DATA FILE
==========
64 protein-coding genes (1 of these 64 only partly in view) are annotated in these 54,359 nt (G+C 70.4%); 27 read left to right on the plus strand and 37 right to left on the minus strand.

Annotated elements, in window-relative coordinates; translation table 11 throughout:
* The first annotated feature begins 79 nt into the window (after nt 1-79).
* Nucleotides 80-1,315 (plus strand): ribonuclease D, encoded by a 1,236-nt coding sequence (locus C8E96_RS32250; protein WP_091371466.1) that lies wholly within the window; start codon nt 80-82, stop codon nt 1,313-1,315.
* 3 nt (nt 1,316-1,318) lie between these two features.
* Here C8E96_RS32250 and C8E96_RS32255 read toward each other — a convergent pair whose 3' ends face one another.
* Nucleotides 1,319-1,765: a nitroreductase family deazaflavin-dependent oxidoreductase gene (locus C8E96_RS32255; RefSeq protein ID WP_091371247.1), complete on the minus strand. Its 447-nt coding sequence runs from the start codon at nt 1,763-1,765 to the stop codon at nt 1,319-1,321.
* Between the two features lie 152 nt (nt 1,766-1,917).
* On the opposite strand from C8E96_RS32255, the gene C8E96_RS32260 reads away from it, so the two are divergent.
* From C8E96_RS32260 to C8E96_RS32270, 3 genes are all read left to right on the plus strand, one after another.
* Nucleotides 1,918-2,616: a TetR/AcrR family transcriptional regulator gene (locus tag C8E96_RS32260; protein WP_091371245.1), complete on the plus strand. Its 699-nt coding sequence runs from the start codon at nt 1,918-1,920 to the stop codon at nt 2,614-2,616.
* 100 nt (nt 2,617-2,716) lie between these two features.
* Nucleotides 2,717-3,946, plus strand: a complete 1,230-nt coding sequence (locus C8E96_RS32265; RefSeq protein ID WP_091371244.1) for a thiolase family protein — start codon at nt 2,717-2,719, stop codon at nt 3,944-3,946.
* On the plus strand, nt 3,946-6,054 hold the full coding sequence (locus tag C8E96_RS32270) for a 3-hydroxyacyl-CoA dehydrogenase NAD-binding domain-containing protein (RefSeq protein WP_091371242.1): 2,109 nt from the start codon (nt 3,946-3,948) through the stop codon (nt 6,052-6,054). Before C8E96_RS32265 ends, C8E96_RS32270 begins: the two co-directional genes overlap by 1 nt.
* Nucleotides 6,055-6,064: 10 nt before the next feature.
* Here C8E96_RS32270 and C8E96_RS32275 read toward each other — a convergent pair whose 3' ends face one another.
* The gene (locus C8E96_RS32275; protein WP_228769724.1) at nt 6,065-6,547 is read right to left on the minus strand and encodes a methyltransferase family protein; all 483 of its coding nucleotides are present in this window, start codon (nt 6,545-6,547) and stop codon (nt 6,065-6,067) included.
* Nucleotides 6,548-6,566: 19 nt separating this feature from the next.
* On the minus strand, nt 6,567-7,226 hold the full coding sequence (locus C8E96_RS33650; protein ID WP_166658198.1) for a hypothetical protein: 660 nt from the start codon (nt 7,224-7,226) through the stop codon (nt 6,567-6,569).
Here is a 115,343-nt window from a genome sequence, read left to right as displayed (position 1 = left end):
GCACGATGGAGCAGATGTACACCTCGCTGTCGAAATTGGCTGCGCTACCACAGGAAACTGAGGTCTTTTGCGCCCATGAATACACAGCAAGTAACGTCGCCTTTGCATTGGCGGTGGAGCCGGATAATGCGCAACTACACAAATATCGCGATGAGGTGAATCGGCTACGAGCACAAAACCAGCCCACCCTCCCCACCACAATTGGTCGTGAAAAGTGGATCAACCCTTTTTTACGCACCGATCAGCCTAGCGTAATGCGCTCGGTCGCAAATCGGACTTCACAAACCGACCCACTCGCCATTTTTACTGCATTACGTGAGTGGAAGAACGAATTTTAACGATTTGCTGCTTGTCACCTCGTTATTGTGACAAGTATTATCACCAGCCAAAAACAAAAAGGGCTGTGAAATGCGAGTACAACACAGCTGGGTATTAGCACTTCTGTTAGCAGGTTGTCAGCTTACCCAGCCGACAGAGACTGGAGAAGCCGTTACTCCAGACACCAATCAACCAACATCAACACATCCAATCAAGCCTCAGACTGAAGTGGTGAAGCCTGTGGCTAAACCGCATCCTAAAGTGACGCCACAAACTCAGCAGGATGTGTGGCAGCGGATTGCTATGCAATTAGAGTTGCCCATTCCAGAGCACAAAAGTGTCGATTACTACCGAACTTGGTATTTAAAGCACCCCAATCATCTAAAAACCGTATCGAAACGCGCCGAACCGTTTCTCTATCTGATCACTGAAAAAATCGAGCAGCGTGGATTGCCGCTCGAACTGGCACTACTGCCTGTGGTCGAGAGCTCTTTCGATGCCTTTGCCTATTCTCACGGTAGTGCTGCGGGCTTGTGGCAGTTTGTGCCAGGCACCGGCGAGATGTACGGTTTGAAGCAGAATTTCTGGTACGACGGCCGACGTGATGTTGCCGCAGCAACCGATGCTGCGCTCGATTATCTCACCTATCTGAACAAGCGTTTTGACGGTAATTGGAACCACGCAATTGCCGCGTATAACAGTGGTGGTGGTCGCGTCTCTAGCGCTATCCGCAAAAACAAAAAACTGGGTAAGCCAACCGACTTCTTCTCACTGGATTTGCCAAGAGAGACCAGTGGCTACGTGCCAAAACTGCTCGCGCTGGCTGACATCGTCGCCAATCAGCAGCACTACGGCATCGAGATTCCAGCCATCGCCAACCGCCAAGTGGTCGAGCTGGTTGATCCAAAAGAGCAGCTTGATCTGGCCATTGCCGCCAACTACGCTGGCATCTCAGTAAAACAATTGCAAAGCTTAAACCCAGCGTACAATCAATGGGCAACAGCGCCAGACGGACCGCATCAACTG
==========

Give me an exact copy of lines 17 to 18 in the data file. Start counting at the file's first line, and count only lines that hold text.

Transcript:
* The gene (locus C8E96_RS32275; protein WP_228769724.1) at nt 6,065-6,547 is read right to left on the minus strand and encodes a methyltransferase family protein; all 483 of its coding nucleotides are present in this window, start codon (nt 6,545-6,547) and stop codon (nt 6,065-6,067) included.
* Nucleotides 6,548-6,566: 19 nt separating this feature from the next.